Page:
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Walrus Ivory Tooth Necklace, by Yupik Eskimo Carver William Soonagrook


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by William Soonagrook Sr. of St. Lawrence Island, North Bering Sea

Authentic Alaska Native Eskimo handicraft. It was carved and significantly transformed from marine mammal old walrus ivory tooth into Authentic Alaska Native Eskimo handicraft and signed by Alaska Native Eskimo artist William Soonagrook Sr.

This unusual necklace piece was carved from an old molar tooth of a walrus by William Soonagrook of Gambell, Alaska; a small Siberian Yup'ik Eskimo village of about 700 people on St. Lawrence Island, just south of the Bering Straits. Their language is spoken on both the U.S. and Russian side of the straits. It's about 140 miles off shore from Nome Alaska, and about 40 miles from Russia. On a clear day (which is rare) you can see the mountains of Siberia.

William has carved for many years and is a master carver. He carves from ivory tusks of walrus, walrus bone and whalebone, and trims them with baleen from Bowhead whales. His sons William jr., Ladd and Moses are well known carvers in Alaska. Their work is featured the Anchorage Museum of History and Art, Airport collection and in many public, private collections and featured in a book titled "Eskimo Carvers of the Bering Sea" by Dale Kessler.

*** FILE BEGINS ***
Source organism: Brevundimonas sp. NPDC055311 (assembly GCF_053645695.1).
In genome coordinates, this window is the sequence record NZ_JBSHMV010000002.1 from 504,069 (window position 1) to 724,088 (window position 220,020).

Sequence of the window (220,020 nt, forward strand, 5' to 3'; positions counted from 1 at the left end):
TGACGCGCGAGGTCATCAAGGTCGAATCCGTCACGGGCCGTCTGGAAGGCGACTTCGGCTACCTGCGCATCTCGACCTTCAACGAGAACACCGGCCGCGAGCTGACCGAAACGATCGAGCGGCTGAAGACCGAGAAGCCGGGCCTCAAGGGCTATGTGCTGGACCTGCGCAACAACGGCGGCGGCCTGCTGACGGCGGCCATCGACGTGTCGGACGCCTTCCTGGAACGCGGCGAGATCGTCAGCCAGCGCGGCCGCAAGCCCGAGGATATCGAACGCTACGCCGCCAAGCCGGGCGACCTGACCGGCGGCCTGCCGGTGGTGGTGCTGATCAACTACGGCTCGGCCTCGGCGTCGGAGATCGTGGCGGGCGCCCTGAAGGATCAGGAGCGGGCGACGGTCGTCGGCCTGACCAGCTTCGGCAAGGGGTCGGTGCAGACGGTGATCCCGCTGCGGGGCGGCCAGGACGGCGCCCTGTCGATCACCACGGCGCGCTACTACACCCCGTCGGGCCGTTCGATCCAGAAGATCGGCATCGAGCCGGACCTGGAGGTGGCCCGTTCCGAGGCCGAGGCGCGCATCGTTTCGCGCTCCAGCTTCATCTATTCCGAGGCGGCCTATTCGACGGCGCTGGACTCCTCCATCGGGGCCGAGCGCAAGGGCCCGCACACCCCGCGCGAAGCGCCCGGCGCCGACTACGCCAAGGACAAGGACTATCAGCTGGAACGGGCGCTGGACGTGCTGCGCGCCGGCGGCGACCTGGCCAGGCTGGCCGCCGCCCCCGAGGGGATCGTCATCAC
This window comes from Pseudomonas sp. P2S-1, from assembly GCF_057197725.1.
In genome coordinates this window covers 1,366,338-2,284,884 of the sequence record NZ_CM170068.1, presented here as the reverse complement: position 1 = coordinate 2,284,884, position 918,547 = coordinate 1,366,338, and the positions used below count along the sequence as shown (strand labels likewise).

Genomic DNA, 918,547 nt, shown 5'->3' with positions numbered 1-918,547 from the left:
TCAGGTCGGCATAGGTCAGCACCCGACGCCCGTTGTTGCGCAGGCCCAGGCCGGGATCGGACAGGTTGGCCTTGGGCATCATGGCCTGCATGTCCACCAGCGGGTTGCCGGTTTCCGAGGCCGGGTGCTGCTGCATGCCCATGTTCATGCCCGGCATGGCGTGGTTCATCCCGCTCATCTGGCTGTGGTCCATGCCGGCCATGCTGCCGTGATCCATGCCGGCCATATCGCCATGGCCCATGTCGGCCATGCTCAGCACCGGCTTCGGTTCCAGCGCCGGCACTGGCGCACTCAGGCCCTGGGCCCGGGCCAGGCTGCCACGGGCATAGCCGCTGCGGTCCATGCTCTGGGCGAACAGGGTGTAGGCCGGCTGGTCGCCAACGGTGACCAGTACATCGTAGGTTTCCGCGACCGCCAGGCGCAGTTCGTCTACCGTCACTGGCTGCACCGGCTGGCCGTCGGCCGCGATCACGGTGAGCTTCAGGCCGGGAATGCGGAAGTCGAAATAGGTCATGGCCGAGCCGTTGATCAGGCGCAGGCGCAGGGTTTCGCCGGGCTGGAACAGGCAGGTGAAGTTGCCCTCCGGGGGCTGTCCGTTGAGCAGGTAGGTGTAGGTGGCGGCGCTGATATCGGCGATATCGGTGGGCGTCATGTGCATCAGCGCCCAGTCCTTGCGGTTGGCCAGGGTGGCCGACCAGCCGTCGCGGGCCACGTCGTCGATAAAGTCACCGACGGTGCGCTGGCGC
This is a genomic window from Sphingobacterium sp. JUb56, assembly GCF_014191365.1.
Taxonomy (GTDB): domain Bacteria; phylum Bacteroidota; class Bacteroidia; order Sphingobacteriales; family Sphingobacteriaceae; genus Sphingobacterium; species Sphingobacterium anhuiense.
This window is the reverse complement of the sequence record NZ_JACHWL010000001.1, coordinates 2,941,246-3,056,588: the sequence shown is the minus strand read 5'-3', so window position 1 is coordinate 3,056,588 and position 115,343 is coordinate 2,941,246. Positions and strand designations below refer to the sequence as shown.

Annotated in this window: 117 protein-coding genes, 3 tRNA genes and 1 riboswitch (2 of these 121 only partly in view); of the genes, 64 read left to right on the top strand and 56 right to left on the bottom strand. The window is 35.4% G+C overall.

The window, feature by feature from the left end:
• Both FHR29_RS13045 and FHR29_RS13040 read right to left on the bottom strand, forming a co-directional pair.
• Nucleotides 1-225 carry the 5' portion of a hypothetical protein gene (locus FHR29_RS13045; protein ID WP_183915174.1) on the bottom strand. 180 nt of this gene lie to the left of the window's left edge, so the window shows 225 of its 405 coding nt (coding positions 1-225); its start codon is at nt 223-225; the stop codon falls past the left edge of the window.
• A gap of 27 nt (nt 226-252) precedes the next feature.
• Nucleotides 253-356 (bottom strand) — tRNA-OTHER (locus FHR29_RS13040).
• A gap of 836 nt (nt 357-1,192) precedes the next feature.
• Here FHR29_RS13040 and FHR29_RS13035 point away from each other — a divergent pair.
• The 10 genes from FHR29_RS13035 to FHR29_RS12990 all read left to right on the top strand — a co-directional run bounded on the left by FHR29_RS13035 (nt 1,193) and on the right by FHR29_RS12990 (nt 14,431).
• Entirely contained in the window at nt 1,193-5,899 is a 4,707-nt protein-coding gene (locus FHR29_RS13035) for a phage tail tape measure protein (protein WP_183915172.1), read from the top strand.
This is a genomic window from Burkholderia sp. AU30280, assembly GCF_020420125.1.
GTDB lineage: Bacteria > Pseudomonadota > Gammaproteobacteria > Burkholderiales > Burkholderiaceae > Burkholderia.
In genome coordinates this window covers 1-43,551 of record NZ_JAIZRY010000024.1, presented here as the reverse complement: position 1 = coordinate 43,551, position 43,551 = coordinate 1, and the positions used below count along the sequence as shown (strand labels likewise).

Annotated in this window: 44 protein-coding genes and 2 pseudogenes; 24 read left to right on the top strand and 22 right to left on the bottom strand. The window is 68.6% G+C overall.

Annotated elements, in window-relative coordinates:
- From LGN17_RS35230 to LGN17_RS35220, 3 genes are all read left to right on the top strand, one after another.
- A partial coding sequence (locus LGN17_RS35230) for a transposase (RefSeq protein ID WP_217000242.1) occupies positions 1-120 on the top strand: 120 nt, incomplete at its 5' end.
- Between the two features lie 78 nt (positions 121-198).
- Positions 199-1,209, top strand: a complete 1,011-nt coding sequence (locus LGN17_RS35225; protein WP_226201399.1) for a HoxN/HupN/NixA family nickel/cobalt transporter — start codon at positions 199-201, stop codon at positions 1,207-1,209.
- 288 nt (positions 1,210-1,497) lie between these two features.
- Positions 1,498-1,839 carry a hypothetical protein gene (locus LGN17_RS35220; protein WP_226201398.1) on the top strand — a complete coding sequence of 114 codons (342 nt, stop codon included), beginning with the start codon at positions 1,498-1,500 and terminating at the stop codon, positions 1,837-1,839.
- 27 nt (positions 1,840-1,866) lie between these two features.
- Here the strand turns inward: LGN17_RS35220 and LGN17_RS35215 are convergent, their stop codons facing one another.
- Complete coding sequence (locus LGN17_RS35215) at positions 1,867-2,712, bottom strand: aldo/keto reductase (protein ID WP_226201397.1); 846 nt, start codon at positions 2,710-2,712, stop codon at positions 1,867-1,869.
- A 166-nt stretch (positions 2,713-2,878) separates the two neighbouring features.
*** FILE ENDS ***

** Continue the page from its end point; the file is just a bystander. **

Much walrus ivory, walrus bone and whalebone are either dug up or found washed up on beaches after storms (see "St. Lawrence Island" Page). Carving is a rich tradition for the Native Alaskan people on St. Lawrence Island, it helps sustain their rich and proud culture and way of life in a very remote and harsh area.

"Aalqullghiik" - which is the married couple in the Siberian Yup'ik language. William is real proud of his "faces" series of carvings, each one is unique. The piece features a Yup'ik man on one side and woman on the other side. It was carved from a molar tooth of a walrus, behind the tusk. The walrus tooth was found on a beach on the North side of the Island near a place called Apataki Point. Bill prides himself in the rich detail. I asked Bill about the tooth carving, he called it a clan carving, like a family portrait. Later I talked to Bill's wife Virginia, and she said to me "I told Bill to stop putting me on those carvings, I don't like everyone to see me, but he still does". To which I responded and said "of course he puts you on there, you're the love of his life!" On the back side is his late wife Virginia.

Care of ivory includes avoiding hot dry locations, such as direct sun in a window or a heat register. Give it an occasional light coating of mineral oil or baby oil, put it on a cloth first or a q-tip. Remember, our pet dogs, cats and birds like ivory also.

A photo of William will accompany the piece. Bill signed the back. The piece measures 1 5/8 inches long, 1 inch wide and 3/4 inches thick. This is a one of a kind piece, rich in detail, truly unique. It would be the subject of many questions and much admired. It's a great necklace piece featuring a Yupik Woman and Man. It would make a real unique gift or nice addition to a collection. Could be your animal spirit guide? Something out of the ordinary from a very remote area.

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